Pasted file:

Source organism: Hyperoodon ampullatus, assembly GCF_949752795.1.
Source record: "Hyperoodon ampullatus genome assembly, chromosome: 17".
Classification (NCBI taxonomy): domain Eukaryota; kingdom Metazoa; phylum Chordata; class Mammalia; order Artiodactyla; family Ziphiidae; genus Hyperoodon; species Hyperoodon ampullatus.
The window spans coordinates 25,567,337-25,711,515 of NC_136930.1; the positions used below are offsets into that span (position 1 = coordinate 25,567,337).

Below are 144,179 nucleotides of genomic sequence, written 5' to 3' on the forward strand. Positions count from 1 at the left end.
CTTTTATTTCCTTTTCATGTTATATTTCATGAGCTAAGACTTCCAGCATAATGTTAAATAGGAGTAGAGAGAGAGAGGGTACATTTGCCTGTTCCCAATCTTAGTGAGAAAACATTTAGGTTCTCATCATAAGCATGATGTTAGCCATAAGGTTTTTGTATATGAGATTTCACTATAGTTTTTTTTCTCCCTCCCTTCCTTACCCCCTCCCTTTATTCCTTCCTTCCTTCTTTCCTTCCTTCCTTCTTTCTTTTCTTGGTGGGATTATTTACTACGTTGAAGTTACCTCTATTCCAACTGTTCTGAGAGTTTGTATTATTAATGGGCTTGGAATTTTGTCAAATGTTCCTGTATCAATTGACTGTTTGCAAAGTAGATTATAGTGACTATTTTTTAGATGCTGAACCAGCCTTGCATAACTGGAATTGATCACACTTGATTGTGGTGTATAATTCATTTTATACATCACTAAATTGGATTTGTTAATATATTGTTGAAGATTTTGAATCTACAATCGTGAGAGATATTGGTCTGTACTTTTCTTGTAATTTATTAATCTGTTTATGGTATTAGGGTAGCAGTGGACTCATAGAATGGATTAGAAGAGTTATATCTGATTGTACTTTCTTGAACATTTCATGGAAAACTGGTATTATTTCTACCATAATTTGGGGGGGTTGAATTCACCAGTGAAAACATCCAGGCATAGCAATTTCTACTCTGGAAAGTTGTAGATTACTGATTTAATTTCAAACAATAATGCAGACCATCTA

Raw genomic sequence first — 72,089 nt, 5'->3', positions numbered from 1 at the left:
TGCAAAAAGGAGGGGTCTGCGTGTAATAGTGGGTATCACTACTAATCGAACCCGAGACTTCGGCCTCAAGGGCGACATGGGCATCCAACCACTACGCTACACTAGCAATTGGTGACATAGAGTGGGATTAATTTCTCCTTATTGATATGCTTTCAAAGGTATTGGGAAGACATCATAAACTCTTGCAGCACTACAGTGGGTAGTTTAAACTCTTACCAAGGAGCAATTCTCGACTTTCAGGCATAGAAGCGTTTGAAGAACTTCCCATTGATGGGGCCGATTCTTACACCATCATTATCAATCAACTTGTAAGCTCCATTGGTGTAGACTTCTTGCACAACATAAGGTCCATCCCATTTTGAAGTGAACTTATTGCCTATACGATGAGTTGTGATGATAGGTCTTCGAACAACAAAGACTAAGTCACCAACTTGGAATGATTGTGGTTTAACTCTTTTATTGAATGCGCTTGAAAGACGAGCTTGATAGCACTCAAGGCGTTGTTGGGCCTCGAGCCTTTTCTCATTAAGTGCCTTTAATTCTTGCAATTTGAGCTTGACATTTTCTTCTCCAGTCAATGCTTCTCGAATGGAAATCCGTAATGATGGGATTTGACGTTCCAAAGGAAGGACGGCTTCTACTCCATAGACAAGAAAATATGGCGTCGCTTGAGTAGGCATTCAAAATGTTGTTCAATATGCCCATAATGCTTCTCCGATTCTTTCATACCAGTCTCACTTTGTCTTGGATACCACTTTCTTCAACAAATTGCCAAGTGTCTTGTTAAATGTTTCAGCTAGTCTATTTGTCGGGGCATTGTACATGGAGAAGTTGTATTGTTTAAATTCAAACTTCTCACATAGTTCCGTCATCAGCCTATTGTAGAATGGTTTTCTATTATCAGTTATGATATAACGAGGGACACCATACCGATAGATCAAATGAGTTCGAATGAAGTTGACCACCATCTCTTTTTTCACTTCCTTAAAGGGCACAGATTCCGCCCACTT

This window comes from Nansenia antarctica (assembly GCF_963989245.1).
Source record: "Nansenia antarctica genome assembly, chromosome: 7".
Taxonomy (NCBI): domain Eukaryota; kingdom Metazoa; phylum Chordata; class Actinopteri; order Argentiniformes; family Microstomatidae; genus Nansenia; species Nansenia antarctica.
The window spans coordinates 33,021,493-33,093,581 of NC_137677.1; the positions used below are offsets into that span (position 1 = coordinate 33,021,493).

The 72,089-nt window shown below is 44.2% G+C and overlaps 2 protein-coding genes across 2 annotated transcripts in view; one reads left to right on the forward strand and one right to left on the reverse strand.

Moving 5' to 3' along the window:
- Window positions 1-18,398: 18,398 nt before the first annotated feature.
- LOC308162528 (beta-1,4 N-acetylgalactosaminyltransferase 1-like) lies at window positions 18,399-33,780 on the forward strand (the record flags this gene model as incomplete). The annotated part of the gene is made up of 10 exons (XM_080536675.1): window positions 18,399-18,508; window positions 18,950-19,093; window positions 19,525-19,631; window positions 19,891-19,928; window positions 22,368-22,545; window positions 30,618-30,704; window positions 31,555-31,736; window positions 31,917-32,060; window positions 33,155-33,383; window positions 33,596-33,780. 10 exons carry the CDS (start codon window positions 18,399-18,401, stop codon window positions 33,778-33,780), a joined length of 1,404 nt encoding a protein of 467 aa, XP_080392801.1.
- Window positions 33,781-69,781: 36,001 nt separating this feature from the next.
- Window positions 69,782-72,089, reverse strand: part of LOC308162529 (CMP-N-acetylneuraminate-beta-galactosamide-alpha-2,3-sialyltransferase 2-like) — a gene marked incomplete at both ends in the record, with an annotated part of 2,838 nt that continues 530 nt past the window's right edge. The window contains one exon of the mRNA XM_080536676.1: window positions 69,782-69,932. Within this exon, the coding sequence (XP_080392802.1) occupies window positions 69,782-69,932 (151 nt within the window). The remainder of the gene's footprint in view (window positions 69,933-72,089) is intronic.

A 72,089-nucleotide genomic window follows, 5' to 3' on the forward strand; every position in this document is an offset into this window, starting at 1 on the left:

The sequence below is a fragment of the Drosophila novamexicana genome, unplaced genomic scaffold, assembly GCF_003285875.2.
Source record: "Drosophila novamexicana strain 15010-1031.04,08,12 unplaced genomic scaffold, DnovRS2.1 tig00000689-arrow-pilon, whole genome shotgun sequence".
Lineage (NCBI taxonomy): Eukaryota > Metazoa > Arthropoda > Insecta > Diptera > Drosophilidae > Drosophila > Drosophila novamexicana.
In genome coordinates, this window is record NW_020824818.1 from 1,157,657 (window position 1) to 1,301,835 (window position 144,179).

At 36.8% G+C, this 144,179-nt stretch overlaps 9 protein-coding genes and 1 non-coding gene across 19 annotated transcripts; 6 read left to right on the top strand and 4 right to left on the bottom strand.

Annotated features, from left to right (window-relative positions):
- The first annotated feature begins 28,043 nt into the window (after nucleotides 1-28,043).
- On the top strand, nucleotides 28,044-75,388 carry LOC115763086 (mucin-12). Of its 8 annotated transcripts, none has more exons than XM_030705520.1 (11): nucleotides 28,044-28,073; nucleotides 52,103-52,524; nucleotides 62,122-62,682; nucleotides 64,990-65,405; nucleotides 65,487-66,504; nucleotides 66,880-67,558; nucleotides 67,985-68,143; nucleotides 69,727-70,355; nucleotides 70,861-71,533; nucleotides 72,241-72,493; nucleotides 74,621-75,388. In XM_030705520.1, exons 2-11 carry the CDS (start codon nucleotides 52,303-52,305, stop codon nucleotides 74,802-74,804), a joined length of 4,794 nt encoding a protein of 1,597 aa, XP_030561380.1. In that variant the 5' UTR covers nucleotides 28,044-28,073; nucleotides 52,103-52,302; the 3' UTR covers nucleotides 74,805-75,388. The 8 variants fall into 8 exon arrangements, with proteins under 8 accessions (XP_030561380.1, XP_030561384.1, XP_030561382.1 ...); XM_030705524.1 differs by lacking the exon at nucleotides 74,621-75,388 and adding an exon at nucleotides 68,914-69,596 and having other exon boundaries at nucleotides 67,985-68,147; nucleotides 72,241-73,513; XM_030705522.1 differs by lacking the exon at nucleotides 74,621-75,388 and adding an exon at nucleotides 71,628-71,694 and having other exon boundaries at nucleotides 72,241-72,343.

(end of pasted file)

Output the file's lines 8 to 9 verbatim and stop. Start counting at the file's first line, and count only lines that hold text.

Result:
TGCAAAAAGGAGGGGTCTGCGTGTAATAGTGGGTATCACTACTAATCGAACCCGAGACTTCGGCCTCAAGGGCGACATGGGCATCCAACCACTACGCTACACTAGCAATTGGTGACATAGAGTGGGATTAATTTCTCCTTATTGATATGCTTTCAAAGGTATTGGGAAGACATCATAAACTCTTGCAGCACTACAGTGGGTAGTTTAAACTCTTACCAAGGAGCAATTCTCGACTTTCAGGCATAGAAGCGTTTGAAGAACTTCCCATTGATGGGGCCGATTCTTACACCATCATTATCAATCAACTTGTAAGCTCCATTGGTGTAGACTTCTTGCACAACATAAGGTCCATCCCATTTTGAAGTGAACTTATTGCCTATACGATGAGTTGTGATGATAGGTCTTCGAACAACAAAGACTAAGTCACCAACTTGGAATGATTGTGGTTTAACTCTTTTATTGAATGCGCTTGAAAGACGAGCTTGATAGCACTCAAGGCGTTGTTGGGCCTCGAGCCTTTTCTCATTAAGTGCCTTTAATTCTTGCAATTTGAGCTTGACATTTTCTTCTCCAGTCAATGCTTCTCGAATGGAAATCCGTAATGATGGGATTTGACGTTCCAAAGGAAGGACGGCTTCTACTCCATAGACAAGAAAATATGGCGTCGCTTGAGTAGGCATTCAAAATGTTGTTCAATATGCCCATAATGCTTCTCCGATTCTTTCATACCAGTCTCACTTTGTCTTGGATACCACTTTCTTCAACAAATTGCCAAGTGTCTTGTTAAATGTTTCAGCTAGTCTATTTGTCGGGGCATTGTACATGGAGAAGTTGTATTGTTTAAATTCAAACTTCTCACATAGTTCCGTCATCAGCCTATTGTAGAATGGTTTTCTATTATCAGTTATGATATAACGAGGGACACCATACCGATAGATCAAATGAGTTCGAATGAAGTTGACCACCATCTCTTTTTTCACTTCCTTAAAGGGCACAGATTCCGCCCACTT

This window comes from Nansenia antarctica (assembly GCF_963989245.1).